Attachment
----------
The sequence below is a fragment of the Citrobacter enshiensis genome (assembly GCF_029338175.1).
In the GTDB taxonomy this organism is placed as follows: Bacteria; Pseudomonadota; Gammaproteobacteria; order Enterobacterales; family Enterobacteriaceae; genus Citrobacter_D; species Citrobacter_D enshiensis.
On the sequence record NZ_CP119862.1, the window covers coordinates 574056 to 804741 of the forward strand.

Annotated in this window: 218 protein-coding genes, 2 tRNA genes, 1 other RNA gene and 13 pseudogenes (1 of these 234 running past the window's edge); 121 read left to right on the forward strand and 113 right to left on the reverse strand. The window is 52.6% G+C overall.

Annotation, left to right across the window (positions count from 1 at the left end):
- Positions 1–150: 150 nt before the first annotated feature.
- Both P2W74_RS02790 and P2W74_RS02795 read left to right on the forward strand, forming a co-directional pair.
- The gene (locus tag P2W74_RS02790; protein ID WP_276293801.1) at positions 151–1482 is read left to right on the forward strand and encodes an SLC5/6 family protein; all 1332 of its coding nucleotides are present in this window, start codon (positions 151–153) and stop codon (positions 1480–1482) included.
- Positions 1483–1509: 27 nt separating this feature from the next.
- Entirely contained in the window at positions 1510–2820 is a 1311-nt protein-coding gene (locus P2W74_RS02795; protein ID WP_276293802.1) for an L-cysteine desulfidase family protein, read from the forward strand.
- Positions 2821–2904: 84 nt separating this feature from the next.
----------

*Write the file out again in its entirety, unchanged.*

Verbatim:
The sequence below is a fragment of the Citrobacter enshiensis genome (assembly GCF_029338175.1).
In the GTDB taxonomy this organism is placed as follows: Bacteria; Pseudomonadota; Gammaproteobacteria; order Enterobacterales; family Enterobacteriaceae; genus Citrobacter_D; species Citrobacter_D enshiensis.
On the sequence record NZ_CP119862.1, the window covers coordinates 574056 to 804741 of the forward strand.

Annotated in this window: 218 protein-coding genes, 2 tRNA genes, 1 other RNA gene and 13 pseudogenes (1 of these 234 running past the window's edge); 121 read left to right on the forward strand and 113 right to left on the reverse strand. The window is 52.6% G+C overall.

Annotation, left to right across the window (positions count from 1 at the left end):
- Positions 1–150: 150 nt before the first annotated feature.
- Both P2W74_RS02790 and P2W74_RS02795 read left to right on the forward strand, forming a co-directional pair.
- The gene (locus tag P2W74_RS02790; protein ID WP_276293801.1) at positions 151–1482 is read left to right on the forward strand and encodes an SLC5/6 family protein; all 1332 of its coding nucleotides are present in this window, start codon (positions 151–153) and stop codon (positions 1480–1482) included.
- Positions 1483–1509: 27 nt separating this feature from the next.
- Entirely contained in the window at positions 1510–2820 is a 1311-nt protein-coding gene (locus P2W74_RS02795; protein ID WP_276293802.1) for an L-cysteine desulfidase family protein, read from the forward strand.
- Positions 2821–2904: 84 nt separating this feature from the next.